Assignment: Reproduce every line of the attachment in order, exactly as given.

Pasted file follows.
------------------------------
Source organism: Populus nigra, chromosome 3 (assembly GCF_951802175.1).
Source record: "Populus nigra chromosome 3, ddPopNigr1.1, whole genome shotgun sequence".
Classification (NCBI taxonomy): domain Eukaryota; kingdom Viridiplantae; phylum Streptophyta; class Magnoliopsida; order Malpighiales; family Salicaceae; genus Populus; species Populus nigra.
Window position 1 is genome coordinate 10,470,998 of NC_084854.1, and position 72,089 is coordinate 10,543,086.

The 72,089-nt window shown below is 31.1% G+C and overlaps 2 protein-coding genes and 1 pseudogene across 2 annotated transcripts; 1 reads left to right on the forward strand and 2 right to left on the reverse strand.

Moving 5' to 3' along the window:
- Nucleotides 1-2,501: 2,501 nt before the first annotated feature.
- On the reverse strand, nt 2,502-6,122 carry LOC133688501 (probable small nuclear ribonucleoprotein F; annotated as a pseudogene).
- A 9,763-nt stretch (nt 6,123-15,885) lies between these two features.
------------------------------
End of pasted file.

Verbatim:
Source organism: Populus nigra, chromosome 3 (assembly GCF_951802175.1).
Source record: "Populus nigra chromosome 3, ddPopNigr1.1, whole genome shotgun sequence".
Classification (NCBI taxonomy): domain Eukaryota; kingdom Viridiplantae; phylum Streptophyta; class Magnoliopsida; order Malpighiales; family Salicaceae; genus Populus; species Populus nigra.
Window position 1 is genome coordinate 10,470,998 of NC_084854.1, and position 72,089 is coordinate 10,543,086.

The 72,089-nt window shown below is 31.1% G+C and overlaps 2 protein-coding genes and 1 pseudogene across 2 annotated transcripts; 1 reads left to right on the forward strand and 2 right to left on the reverse strand.

Moving 5' to 3' along the window:
- Nucleotides 1-2,501: 2,501 nt before the first annotated feature.
- On the reverse strand, nt 2,502-6,122 carry LOC133688501 (probable small nuclear ribonucleoprotein F; annotated as a pseudogene).
- A 9,763-nt stretch (nt 6,123-15,885) lies between these two features.